Chi Does Good: Justice For All
Camp Chi embraces the values of kavod (respect), chesed (kindness), and kehillah (community). Earlier this week we emphasized what we stand for: respect, treating all people with kindness, and embracing the diversity of our community. We stand for those things not just at camp, but also in the world around us.
For nearly a century, Camp Chi has taught our community how to live our values each day. We strive to create experiences that help our campers and families learn to become giving and supportive members of their society. To that end, we wanted this week’s Chi Does Good to highlight the connection between our values and the current social justice inequities our black neighbors, friends and families have been battling and the calls to make constructive changes in our country now and for the future. We also want to provide avenues and resources available to families and campers struggling to process what has happened over the last few weeks.
From the ghettoization of Askenazi Jews, to living as Dhimmi in the Sephardic world, to the genocide of European Jewry in the Holocaust, to recent synagogue shootings and public desecration of Jewish spaces across the globe, the Jewish people’s suffering was enabled by indifference and silence for thousands of years. With our history, the Jewish people have an obligation to not be silent while our neighbor bleeds (Leviticus 19:16) or be complicit with the problematic status quo.
The Jewish tradition of Tikkun Olam, repairing the world, carries with it a deep commitment to social justice. That means respecting everyone in the world around us, treating them with respect and dignity, and creating better communities. The first step to create change is always to raise your family’s and your own awareness. While we are staying home, and deciding how to venture out as the world begins to open, let us all take some time this summer to educate ourselves about racial injustice. Here are some ways to do just that:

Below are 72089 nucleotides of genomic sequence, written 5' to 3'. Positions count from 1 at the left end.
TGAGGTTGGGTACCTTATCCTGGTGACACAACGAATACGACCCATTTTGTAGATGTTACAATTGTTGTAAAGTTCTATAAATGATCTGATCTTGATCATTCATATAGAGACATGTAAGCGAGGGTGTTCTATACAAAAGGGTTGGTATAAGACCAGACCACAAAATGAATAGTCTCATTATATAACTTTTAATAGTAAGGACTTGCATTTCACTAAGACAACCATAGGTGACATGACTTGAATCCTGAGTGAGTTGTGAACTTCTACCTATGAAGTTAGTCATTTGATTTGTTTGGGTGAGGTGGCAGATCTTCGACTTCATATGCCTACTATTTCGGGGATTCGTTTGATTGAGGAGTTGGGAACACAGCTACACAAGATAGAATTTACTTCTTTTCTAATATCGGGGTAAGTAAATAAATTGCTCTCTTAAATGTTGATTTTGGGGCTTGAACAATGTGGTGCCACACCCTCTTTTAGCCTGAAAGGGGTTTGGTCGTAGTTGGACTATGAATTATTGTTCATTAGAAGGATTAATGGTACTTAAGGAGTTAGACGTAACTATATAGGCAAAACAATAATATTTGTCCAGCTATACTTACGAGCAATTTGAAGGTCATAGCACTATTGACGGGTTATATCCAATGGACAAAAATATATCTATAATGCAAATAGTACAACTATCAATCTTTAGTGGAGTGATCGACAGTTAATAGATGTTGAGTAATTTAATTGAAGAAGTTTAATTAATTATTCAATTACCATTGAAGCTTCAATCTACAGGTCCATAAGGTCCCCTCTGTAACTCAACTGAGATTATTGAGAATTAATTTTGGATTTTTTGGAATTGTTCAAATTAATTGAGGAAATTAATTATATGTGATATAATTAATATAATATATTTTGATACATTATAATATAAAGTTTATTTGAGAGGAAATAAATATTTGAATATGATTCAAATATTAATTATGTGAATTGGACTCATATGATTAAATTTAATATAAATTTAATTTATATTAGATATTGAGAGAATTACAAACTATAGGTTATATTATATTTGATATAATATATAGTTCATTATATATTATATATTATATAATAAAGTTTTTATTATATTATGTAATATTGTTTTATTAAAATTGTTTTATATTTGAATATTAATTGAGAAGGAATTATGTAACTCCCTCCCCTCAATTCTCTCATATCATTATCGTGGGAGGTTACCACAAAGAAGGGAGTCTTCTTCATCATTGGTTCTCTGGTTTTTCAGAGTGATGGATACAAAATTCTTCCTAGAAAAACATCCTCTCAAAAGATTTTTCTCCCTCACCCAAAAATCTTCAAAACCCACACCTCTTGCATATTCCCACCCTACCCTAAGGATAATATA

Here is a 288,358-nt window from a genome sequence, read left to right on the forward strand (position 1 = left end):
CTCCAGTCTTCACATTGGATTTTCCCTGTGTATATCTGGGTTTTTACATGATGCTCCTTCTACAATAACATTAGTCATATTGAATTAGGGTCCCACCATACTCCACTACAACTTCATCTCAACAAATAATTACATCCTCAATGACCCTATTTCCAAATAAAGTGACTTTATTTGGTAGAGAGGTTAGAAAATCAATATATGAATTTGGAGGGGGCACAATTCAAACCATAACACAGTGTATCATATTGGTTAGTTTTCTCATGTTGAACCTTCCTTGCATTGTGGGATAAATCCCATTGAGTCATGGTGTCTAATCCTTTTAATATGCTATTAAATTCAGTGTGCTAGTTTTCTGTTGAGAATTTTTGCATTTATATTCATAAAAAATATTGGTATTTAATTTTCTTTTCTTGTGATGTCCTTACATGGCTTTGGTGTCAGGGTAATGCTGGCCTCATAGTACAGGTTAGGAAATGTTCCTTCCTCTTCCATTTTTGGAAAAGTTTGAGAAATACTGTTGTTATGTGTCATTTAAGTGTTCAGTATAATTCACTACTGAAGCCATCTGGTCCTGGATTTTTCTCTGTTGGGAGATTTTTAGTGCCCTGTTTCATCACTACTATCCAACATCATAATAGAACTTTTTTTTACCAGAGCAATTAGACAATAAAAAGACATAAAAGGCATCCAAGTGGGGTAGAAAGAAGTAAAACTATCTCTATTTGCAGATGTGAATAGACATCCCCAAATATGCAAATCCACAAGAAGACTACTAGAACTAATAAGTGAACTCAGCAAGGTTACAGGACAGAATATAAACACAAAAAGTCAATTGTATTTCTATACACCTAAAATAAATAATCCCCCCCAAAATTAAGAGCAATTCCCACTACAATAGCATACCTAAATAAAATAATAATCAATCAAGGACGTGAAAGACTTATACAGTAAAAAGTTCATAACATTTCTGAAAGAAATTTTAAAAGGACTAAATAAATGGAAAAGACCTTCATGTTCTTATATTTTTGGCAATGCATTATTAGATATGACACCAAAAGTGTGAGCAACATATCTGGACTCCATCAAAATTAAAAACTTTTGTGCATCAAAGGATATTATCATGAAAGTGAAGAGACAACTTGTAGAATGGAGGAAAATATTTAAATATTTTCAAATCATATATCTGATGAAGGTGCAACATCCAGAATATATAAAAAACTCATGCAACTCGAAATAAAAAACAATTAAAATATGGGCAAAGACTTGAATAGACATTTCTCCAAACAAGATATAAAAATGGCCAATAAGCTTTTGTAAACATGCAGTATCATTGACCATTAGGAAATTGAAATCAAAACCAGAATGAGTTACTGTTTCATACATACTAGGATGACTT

- Check out these books, shows and podcasts to help educate yourself.
- Begin to review this comprehensive allyship starter kit for a wide variety of resources and ways to help.
- Help share the subject with your children by exploring age appropriate books
- While we are home with our families, you can try creating activities using these resources for educators for your students of any age to educate them.
- Support Black owned businesses.
- Get involved with Jewish organizations who are committed to combatting racism. Here are few examples: The Anti-Defamation League, Jewish Council on Urban Affairs, Chicago Jewish Community Relations Council, AJC -American Jewish Committee, Dimensions of Educational Consulting, Jewish Labor Committee and many more.
It can always be challenging to speak to your children about heavy topics, so we’ve collected a list of resources of to help:
- Child Mind
- Parent Tool Kit
- Yahoo’s list of 18 Children’s Books to Help You Talk About Race and Racism With Kids
In Pirkei Avot (Ethics of our Ancestors), we are taught that “It is not your duty to complete the work. Neither are you free to desist from it. (2:16)” As a camp community driven by Jewish values, we continue to struggle with what is happening in the world today. We also know that although there is no one way to respond to and repair an imperfect world, our 4000 years of experience has shown us that in moments like this we are always better, stronger and safer when we reach out to stand with and embrace our families, friends, neighbors and even strangers who need us now.
In that same source, it is also said “If I am not for myself, who will be for me? And if I am only for myself, what am I? And if not now, when?”. With that, we encourage the Camp Chi Family to do good now by not just being a witness and but also an advocate for others, living our values, and helping ensure that justice for all really means for all.